Prescription meds: Proceed with caution
By Airman 1st Class Abigail Klein, 28th Bomb Wing Public Affairs
/ Published November 09, 2009
ELLSWORTH AIR FORCE BASE, S.D. -- With a steady military healthcare system and a variety of medical resources in the Air Force, it can be difficult for some Airmen to ensure their prescribed medications are current.
When Airmen ignore inspecting their medicine cabinets they risk possible damage to their careers and, more importantly, can jeopardize their health.
"Because Airmen are usually in good health, pain problems or injuries that occur during their service will often be resolved before their prescribed medication (runs) out," said Bill Franklin, 28th Medical Operations Squadron drug demand reduction chief.
This becomes a problem later if Airmen take those medications after the prescription has expired.
Air Force officials regularly require urinalysis tests for Airmen, therefore, this problem is made more obvious than it is in the civilian world, Mr. Franklin said.
Three days a week, on average, various Ellsworth Airmen are randomly required to perform urine analysis tests, which equates 50 to 60 people per day, 700 hundred per quarter and approximately 2,700 per year.
Among these numbers, first term enlisted Airmen and lieutenants are tested more frequently. This is done because first term Airmen and lieutenants usually fall into the highest risk age group for drug abuse, 20 to 28 years old.
Airmen who test positive for expired or borrowed prescriptions are subject to legal proceedings under the Uniform Code of Military Justice, and incur punishments similar to those who test positive for illegal narcotics.
"Wrongful use of prescription drugs is a violation of Article 112a of the Uniform Code of Military Justice," said Capt. Heather Rowlison, 28th Bomb Wing assistant staff judge advocate. "Violations of this article can be punished at court martial, with a maximum punishment of dishonorable discharge and a confinement of up to 15 years."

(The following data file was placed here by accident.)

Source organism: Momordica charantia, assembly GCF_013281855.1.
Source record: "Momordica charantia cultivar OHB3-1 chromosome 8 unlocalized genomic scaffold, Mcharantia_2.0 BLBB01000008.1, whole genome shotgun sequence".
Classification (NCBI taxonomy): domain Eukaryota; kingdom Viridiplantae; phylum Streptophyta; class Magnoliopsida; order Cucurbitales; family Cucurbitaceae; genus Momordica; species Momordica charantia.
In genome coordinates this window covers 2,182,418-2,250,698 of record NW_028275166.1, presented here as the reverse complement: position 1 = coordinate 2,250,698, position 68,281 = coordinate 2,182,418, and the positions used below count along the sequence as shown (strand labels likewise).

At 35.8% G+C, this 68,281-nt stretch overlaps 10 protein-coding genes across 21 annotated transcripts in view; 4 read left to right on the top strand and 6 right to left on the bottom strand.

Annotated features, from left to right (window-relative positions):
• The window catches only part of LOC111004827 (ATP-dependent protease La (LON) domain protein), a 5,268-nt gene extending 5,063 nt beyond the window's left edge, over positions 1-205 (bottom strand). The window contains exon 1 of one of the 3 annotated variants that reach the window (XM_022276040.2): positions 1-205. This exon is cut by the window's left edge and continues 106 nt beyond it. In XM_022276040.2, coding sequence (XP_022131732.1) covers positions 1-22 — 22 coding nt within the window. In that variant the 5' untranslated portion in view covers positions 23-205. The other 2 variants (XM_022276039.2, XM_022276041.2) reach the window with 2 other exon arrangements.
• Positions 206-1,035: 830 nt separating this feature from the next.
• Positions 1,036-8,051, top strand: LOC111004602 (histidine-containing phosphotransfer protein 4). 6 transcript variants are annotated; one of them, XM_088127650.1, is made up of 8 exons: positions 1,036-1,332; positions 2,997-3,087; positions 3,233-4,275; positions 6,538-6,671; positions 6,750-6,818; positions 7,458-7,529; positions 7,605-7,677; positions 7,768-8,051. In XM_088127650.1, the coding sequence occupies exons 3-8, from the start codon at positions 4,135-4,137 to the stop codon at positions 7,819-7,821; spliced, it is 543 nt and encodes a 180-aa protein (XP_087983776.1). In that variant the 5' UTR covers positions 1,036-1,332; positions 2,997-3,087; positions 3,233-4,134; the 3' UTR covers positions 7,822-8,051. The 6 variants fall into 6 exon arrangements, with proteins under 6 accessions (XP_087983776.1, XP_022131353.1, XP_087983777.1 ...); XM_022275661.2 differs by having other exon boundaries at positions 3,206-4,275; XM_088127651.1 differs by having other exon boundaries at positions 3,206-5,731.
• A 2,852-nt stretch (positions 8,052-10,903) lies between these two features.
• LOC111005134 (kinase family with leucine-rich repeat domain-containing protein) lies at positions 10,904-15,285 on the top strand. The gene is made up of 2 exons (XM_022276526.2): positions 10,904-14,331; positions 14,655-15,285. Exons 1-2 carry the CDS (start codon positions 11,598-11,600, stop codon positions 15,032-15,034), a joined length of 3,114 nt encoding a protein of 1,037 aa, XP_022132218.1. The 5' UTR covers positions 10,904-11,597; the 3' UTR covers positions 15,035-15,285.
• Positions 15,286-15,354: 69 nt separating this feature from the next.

Giving medication to other Airmen to help with temporary pain or due to self-diagnosis, is also another pitfall for Airmen.
"I was having trouble sleeping at nights due to a recent family tragedy," said an Ellsworth Airman, who asked not to be identified. "My co-worker gave me one of her prescribed (sleeping pills) the next day and I took it without even thinking about it."
In addition to potential damage to Airmen's careers, prescription drugs have possible physical side effects as well.
"Medicine and drugs prescribed for one individual can seriously play havoc with your body, metabolism and allergies," Mr. Franklin said. "Only your doctor knows best."
Side effects of painkillers and anti-depressants include a general lack of interest, light-headedness, slowed and shallow breathing, liver and pancreas damage and overdoses which can lead to death.
Fortunately, incidents like these can be avoided if Airmen simply follow their doctor or primary care manager's instructions, said Mr. Franklin.
-- If a medical problem persists, see doctor or PCM to extend or renew prescriptions
-- Dispose of expired or left over medications by mixing them with undesirable materials such as kitty litter
-- Keep medication lists updated and accurate
-- Provide healthcare providers with the most complete and up-to-date record of prescriptions to assist in prescribing the safest
and most effective medication
By practicing these steps Airmen can avoid the possible legal repercussions or health hazards of misusing prescription drugs.